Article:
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Does krill contain harmful toxins and heavy metals as other marine life?

Dennis A. Goodman, MD
Cardiology (Cardiovascular Disease)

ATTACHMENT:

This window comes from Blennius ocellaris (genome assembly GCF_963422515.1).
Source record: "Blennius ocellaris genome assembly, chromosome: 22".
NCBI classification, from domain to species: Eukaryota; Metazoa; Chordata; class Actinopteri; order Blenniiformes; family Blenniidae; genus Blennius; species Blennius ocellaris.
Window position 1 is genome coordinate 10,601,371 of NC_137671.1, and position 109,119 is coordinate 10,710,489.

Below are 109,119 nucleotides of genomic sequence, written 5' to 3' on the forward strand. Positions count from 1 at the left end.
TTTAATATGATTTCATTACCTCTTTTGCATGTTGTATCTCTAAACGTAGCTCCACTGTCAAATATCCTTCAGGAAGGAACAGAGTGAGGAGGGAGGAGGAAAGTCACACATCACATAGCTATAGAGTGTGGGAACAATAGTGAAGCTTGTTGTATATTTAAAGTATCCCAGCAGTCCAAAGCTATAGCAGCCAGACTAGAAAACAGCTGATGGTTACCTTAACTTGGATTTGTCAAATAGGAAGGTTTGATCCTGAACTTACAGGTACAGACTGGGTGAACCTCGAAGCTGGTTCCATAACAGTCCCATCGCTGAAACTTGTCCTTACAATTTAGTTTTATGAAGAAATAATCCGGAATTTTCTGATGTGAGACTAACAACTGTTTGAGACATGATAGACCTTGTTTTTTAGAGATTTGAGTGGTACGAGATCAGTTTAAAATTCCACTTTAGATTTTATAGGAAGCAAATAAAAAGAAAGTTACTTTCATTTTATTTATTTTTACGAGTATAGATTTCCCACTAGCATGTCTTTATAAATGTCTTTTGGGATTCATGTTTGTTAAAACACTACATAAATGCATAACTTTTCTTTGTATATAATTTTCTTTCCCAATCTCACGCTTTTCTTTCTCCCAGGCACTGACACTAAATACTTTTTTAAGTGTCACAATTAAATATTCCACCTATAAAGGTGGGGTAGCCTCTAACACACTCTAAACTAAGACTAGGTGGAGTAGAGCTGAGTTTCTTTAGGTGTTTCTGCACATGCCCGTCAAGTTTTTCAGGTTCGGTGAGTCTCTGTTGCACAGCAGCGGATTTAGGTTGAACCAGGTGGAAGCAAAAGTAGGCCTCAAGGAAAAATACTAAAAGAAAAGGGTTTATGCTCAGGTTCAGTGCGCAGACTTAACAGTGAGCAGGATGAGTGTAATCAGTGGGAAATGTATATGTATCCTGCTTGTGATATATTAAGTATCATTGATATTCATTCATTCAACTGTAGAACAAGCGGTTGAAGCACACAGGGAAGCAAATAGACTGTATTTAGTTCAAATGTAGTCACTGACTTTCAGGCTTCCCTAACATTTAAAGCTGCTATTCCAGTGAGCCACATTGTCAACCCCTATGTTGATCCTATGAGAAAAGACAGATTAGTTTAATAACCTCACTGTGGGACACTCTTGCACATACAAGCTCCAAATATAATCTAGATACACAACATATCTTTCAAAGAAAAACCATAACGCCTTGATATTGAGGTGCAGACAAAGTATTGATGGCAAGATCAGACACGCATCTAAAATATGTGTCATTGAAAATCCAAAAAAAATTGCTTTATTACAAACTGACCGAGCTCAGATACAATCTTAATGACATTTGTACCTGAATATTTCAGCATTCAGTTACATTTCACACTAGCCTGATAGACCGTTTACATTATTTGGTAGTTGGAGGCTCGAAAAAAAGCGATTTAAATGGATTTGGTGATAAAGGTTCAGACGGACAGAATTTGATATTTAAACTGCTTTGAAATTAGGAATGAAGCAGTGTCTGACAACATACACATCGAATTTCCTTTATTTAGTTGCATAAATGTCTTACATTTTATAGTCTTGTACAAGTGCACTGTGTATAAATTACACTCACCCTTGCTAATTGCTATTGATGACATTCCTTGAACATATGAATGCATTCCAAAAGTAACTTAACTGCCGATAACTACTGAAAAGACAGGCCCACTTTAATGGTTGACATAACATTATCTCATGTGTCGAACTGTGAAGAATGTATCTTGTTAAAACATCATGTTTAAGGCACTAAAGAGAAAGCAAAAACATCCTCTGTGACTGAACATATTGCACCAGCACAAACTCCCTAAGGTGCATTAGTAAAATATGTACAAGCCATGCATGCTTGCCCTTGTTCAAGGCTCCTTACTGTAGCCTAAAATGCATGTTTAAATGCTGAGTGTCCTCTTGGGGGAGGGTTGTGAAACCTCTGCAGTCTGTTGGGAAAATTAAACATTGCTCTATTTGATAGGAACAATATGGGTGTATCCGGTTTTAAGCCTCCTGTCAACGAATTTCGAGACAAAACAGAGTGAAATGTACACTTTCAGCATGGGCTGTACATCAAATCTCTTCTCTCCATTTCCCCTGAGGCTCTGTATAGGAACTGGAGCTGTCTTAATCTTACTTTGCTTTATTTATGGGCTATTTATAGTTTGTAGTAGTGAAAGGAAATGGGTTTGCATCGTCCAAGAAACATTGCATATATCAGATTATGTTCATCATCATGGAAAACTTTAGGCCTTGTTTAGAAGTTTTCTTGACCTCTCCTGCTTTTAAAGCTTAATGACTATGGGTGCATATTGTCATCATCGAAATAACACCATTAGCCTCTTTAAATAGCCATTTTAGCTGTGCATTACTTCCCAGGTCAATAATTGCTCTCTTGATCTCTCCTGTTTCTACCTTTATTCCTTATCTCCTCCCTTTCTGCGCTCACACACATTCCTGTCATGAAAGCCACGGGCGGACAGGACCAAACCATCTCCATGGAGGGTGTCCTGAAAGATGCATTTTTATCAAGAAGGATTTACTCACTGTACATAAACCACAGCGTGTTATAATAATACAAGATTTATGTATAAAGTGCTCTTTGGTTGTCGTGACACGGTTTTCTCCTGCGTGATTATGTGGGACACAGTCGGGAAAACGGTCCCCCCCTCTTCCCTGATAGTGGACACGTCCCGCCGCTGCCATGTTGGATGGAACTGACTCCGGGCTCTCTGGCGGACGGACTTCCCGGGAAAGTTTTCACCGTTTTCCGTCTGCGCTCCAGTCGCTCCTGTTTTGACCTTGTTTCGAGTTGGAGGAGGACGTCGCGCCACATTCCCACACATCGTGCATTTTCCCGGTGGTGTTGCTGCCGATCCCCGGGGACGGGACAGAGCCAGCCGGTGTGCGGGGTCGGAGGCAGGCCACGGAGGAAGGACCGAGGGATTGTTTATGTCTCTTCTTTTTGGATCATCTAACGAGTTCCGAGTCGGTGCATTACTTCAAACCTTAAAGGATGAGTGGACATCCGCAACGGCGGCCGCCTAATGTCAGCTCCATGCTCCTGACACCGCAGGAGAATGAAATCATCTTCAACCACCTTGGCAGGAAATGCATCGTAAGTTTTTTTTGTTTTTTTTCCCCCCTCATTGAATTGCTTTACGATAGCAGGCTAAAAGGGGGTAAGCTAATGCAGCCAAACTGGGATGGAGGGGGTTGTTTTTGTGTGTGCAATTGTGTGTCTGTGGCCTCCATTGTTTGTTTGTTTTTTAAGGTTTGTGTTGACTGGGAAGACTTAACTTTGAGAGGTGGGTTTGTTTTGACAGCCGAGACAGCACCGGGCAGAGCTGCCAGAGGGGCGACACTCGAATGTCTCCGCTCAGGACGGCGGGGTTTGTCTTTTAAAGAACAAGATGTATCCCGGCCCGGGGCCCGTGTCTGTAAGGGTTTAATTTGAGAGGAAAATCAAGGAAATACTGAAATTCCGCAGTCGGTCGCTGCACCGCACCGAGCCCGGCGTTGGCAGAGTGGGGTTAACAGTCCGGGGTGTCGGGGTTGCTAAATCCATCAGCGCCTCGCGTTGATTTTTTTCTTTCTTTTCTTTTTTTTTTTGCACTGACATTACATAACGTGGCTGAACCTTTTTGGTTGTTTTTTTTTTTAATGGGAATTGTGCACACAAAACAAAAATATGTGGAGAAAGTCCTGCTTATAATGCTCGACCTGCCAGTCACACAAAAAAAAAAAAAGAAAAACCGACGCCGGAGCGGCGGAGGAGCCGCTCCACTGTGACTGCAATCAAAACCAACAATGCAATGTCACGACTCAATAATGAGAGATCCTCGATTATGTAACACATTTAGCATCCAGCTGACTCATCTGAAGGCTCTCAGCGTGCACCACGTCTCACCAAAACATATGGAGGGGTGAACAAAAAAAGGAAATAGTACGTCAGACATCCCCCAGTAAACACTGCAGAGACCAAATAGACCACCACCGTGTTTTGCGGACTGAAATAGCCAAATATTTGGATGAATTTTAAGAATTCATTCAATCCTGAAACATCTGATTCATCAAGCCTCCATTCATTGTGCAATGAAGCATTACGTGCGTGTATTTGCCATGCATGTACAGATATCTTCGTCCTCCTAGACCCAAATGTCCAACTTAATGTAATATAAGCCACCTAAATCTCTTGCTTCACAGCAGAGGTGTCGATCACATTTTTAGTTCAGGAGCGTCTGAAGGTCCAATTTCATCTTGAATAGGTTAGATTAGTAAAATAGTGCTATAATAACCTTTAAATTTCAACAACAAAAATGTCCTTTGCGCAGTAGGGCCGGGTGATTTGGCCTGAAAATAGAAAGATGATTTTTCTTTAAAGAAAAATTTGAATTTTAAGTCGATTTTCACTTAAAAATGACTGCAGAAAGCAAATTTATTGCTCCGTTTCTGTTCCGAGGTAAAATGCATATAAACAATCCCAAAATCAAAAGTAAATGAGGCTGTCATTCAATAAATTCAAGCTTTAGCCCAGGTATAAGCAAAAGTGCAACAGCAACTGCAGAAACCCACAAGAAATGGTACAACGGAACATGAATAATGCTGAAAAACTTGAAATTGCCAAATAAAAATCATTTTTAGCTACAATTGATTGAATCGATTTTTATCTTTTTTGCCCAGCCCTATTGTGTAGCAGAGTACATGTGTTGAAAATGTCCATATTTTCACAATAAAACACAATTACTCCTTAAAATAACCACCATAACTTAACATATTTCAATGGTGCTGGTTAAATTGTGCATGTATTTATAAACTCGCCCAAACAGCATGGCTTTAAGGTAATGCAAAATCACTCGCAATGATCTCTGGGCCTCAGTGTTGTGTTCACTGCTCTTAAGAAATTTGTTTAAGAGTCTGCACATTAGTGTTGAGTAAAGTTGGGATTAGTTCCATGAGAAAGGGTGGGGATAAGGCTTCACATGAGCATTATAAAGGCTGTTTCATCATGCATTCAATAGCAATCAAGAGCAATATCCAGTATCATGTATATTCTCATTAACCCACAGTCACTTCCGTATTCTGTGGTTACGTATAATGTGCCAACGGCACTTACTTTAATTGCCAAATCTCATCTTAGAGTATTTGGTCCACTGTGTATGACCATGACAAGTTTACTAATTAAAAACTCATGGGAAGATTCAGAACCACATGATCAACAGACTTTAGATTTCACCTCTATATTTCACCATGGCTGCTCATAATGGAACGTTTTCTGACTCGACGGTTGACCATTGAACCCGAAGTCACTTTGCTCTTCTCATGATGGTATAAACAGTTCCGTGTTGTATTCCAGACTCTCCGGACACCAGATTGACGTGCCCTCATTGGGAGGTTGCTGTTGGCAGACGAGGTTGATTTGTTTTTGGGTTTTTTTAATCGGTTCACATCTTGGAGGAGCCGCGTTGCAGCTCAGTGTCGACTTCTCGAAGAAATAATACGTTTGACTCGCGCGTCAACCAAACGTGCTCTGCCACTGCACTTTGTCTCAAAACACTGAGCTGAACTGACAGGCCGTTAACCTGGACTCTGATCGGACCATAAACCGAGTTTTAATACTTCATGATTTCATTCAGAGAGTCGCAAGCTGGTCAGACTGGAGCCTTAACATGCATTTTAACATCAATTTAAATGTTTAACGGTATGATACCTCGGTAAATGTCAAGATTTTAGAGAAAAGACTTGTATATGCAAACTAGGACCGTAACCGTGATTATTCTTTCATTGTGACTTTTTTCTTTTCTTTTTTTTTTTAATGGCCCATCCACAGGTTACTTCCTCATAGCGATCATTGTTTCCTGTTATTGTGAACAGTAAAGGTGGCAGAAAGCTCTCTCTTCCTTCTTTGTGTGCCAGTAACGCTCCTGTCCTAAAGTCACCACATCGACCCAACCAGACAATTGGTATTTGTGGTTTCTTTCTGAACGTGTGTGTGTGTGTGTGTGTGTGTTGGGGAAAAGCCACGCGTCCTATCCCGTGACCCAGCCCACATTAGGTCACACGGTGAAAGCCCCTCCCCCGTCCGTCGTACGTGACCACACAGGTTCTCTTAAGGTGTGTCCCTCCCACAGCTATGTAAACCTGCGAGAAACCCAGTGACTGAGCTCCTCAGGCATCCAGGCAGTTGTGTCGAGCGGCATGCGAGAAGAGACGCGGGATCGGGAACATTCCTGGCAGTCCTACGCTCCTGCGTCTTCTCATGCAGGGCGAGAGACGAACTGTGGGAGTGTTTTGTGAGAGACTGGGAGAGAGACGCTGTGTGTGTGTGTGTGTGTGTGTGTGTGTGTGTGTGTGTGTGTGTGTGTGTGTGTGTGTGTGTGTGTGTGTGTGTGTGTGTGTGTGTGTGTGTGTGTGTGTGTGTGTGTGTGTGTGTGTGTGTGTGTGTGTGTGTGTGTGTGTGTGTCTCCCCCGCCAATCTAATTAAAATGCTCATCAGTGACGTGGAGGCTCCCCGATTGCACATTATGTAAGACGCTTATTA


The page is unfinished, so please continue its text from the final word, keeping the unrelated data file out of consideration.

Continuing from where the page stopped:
Because they are at the base of the food chain, krill do not accumulate as many potentially harmful toxins and heavy metals as other marine life higher in the food chain. Krill feed primarily on plankton—microscopic algae made up of tiny plants (phytoplankton) and animals (zooplankton)—which, is the first link in the food chain. Phytoplankton is rich in EPA and DHA, and also amino acids, B vitamins, vitamin A, and a host of minerals, including zinc, magnesium, and calcium. The species of krill used for dietary supplements is called Euphausia superba, which are typically harvested from uncontaminated deep sea waters of the Antarctic Ocean.

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